King James II was also so pleased with the fireworks display that during his coronation he knighted his Fire Master. Even Shakespeare notes that “certain stars shot madly from their spheres” in A Midsummer Night’s Dream. So enamored with the concept of controlled fire was Europe at this time that yellows and oranges (from steel and charcoal) would be enough variety in color for another 200 plus years.
Modern Science & Chemistry of Fireworks
A rainbow of colors would not be added to fireworks until around the 1830s when Italian chemists started adding trace amounts of metals and salts that burned at high temperatures. These salts created beautiful and exciting new colors, and other additives produced interesting effects, like calcium to deepen colors, titanium to make sparks, and zinc to create mysterious smoke clouds.
Chemists also found that strontium created red fireworks, barium created green, copper made blue, sodium made yellow, and white/gold came from aluminum and magnesium. As the art of fireworks matured, the anatomy changed as well, with a standard makeup (according to PBS Nova on-line) that consists of a launch tube (the main container with a charge of gunpowder in the bottom), main fuse, lift charge (the main source of propulsion), stars (marble-size units containing metal salts and color-producing chemicals), breaks (cardboard sections each containing gunpowder), and spegettes (small time-release fuses loaded in the breaks used to ignite to stars).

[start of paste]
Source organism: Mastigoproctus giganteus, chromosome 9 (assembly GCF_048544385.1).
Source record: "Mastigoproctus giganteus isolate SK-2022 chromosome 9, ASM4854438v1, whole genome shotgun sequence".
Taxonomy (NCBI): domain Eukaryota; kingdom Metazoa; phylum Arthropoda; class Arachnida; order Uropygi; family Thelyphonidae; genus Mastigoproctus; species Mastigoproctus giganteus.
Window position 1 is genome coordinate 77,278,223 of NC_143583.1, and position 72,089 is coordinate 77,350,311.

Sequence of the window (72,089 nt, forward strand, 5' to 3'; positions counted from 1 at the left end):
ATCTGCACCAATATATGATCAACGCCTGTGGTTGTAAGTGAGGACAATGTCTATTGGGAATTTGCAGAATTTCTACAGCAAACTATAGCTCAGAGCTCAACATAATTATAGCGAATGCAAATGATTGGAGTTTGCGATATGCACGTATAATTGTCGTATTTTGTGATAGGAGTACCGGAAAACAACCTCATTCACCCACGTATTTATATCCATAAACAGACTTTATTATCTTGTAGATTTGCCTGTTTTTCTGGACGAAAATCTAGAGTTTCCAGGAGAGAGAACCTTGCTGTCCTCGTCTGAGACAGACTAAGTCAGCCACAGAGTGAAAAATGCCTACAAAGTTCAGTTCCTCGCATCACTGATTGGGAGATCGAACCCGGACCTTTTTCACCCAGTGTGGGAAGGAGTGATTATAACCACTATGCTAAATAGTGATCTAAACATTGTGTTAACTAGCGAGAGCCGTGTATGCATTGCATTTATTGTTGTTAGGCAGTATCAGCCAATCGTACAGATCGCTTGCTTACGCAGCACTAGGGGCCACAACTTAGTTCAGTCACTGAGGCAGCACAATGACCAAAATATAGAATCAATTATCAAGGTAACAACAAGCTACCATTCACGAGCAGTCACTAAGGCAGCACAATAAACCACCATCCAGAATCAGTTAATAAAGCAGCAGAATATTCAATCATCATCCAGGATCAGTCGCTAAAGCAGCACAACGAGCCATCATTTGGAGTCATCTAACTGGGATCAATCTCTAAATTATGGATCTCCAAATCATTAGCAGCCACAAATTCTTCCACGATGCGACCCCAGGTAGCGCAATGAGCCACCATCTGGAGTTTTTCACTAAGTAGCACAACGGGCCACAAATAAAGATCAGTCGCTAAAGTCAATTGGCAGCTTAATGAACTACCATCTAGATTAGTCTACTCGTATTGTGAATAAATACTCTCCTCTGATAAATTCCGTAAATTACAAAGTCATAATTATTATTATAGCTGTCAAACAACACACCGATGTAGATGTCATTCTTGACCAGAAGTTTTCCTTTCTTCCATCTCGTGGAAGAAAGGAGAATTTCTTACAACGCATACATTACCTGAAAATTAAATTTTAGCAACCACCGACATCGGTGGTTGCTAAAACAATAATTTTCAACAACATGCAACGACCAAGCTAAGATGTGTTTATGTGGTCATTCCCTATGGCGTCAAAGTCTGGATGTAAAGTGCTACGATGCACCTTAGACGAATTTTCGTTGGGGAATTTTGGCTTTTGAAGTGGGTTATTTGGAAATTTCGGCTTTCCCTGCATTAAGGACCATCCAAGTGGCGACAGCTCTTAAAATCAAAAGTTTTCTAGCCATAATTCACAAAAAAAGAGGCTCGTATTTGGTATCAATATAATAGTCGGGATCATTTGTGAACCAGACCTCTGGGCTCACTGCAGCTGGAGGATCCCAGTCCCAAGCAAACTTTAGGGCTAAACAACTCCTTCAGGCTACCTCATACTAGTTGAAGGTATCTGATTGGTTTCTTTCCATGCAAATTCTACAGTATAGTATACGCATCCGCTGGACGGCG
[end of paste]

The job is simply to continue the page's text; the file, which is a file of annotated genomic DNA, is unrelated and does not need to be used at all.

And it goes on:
Fireworks consist of a container, usually cardboard or plasterboard filled with pyrotechnic stars. Generally, a star contains fuel, oxidizing agents, reducing agents, regulators, coloring agents, and binders plus fuse.
- fuel – usually charcoal-based black powder
- oxidizing agents – produces oxygen required to burn the mixture
- reducing agent – burns the oxygen-producing hot gas
- regulators – metals added to control or change the speed of reaction
- binders – a paste-like substance which holds the mixture together, usually a type of starch called dextrin
- coloring agents – metals or salts added that produce a color: strontium (red), copper (blue), barium (green), sodium (yellow/orange), calcium (orange), iron (gold). Mixtures can be used to produce other colors for example strontium and copper will produce purple.
Fireworks Fact and Stats
This new science and technology produced a brighter, more vibrant, more colorful, and longer-lasting display of color and light. Speaking of light, it travels almost 170 times faster than sound (as any high school science book will tell you).
This is why fireworks seem to have a duel impact – first lighting up the sky (caused by burning chemical salts), then, moments later, a booming sound, which is caused by the rapidly expanding gas (produced by igniting the chemicals) bursting through the shell and displacing the air around it very quickly.
Sound travel at 768 mph, or about one mile in five seconds. According to Robert Krampf’s Science Education Co. on-line, this movement of air creates reverberating waves, which the ear perceives as sound.
Different Types of Firework
Today fireworks come in many different shapes and sizes, but they are based on a few different types.
- Firecrackers – A small cylinder of a paper envelope filled with black powder with a short fuse, producing a small explosion.